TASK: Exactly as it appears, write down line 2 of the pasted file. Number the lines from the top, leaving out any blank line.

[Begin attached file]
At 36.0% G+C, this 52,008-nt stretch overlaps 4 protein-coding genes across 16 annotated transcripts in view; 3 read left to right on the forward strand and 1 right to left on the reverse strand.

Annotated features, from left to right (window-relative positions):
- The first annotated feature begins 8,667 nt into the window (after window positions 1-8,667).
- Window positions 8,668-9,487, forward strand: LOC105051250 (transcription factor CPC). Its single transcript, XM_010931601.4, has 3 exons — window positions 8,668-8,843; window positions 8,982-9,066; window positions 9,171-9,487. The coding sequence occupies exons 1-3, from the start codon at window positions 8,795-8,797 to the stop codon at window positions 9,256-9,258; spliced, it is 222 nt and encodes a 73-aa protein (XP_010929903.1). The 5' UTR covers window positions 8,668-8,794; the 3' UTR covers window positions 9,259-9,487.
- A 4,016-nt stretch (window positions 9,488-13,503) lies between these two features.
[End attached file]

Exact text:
Annotated features, from left to right (window-relative positions):